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PostPosted: Sat Aug 15, 2009 10:19 am 
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Music is not to be understood. It is to be felt. Says the great White Wizard.

But still... Until the end of this month we are commemorating the anniversary of the recording of Hot Rats, a legendary Zappa album...

Some can't really grasp why it is so important. But it was a major music applied technology (one of the earliest 16 track record ever) breakthrough in all genres at the time.

It is still ahead of it's time still today and will endure as one solid piece of musical work for years to come...

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Last edited by Mr_Green_Genes on Sun Aug 16, 2009 4:30 pm, edited 1 time in total.

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PostPosted: Sat Aug 15, 2009 3:28 pm 
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Nuts! It's a nice album :wink:


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PostPosted: Sat Aug 15, 2009 4:04 pm 
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Mr_Green_Genes wrote:
Music is not to be understood. It is to be felt. Says the great White Wizard.

But still... Until the end of this month we are commemorating the anniversary of the recording of Hot Rats, a legendary Zappa album...

Some can't really grasp why it is so important. But it was a major music applied technology (one of the earliest 16 track record ever) breakthrough in all genres at the time.

It is still ahead of it's time still today and will endure as one solid piece of musical work for years to come...

Image


Are you talking about the original vinyl version or the 1993 (remixed) cd version?

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PostPosted: Sat Aug 15, 2009 4:25 pm 
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Some of the best stuff Zappa ever did; the third album I obtained in my collection process. Absolutely love it...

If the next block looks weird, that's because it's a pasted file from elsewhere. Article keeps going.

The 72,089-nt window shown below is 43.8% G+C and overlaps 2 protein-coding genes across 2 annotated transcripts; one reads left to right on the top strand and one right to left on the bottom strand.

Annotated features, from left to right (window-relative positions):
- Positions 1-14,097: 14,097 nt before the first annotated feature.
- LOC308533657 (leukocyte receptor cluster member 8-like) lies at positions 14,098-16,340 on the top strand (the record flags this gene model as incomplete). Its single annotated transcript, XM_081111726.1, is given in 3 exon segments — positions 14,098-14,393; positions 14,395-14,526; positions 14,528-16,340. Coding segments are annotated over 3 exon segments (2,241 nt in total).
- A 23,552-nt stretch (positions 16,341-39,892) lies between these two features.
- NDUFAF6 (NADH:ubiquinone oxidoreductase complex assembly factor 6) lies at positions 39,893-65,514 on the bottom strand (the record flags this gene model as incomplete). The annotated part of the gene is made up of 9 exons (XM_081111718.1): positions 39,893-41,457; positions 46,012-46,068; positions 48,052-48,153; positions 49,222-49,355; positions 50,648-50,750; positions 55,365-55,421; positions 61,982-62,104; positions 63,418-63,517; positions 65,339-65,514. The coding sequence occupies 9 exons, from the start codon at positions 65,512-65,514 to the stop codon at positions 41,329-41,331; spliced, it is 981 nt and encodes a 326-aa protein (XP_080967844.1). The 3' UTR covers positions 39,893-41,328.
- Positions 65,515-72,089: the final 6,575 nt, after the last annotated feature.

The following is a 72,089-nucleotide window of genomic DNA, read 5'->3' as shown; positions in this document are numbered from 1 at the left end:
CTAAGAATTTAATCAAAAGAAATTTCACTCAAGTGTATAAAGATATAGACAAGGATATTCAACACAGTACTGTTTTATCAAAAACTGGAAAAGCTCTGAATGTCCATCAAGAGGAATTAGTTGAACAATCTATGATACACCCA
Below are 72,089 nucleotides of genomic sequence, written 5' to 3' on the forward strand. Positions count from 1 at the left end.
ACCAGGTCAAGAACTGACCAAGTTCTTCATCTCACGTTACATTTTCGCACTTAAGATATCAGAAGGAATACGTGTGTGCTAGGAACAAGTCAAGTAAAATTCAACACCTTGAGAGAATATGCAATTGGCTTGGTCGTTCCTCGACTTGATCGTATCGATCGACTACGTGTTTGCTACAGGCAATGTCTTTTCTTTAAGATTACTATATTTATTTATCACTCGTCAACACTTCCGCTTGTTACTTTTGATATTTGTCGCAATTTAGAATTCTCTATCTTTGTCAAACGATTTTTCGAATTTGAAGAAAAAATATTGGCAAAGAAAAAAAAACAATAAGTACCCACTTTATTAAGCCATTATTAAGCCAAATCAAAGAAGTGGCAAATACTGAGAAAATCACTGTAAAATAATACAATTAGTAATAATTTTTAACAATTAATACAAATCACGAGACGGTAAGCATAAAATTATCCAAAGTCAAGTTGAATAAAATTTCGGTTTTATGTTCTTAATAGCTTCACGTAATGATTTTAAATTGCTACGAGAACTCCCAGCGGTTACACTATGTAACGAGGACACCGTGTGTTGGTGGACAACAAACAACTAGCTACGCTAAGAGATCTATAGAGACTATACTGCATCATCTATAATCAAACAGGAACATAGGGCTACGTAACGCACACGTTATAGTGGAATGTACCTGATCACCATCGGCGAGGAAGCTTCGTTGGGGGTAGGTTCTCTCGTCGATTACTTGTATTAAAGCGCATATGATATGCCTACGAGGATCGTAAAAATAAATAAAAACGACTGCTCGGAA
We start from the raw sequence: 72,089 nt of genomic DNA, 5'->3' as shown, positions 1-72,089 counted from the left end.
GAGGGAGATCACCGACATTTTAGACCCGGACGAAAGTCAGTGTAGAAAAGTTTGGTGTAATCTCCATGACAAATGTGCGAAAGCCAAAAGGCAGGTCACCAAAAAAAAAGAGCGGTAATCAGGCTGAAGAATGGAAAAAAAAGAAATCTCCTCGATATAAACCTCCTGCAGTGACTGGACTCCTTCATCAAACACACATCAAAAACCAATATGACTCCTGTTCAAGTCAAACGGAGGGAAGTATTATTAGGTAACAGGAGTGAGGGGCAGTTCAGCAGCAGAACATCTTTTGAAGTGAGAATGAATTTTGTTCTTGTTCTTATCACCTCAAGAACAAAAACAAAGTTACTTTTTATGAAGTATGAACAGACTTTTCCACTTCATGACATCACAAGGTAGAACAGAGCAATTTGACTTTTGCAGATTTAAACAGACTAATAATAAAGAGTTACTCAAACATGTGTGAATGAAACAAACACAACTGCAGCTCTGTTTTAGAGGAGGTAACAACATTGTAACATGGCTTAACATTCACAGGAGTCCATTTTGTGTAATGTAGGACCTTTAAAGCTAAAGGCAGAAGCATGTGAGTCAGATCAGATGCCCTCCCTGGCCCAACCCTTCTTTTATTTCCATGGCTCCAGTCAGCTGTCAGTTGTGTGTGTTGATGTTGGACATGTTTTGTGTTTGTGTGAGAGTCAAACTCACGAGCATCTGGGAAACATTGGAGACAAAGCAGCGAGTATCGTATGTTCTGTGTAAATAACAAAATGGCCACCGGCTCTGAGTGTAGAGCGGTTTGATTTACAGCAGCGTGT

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PostPosted: Sat Aug 15, 2009 7:14 pm 
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mmmm...... Hot Rats......

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PostPosted: Sat Aug 15, 2009 8:59 pm 
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is the reissue LP the same mix as the CD or the original LP? I haven't played mine yet - am thinking to keep it a virgin LP for collector purposes... :mrgreen:


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PostPosted: Sun Aug 16, 2009 1:11 am 
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It's a great collaberation with Underwood.
I took my vinyl along with me when I bought a new hi fi a couple of years ago as a tester. Never got bored of the opening of Peaches

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PostPosted: Sun Aug 16, 2009 2:20 am 
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Still the finest album EVER made, as far as I'm concerned. I prefer the CD mix to the vinyl mix. Frank had some good solos prior to this but his soloing AND technique really shot to a whole new level here.

It would be tragic if this album doesn't receive a 40th Anniversary release...

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PostPosted: Thu Aug 20, 2009 8:30 pm 
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Will the original vinyl mix ever be re-released? It should be available for those of us who want it.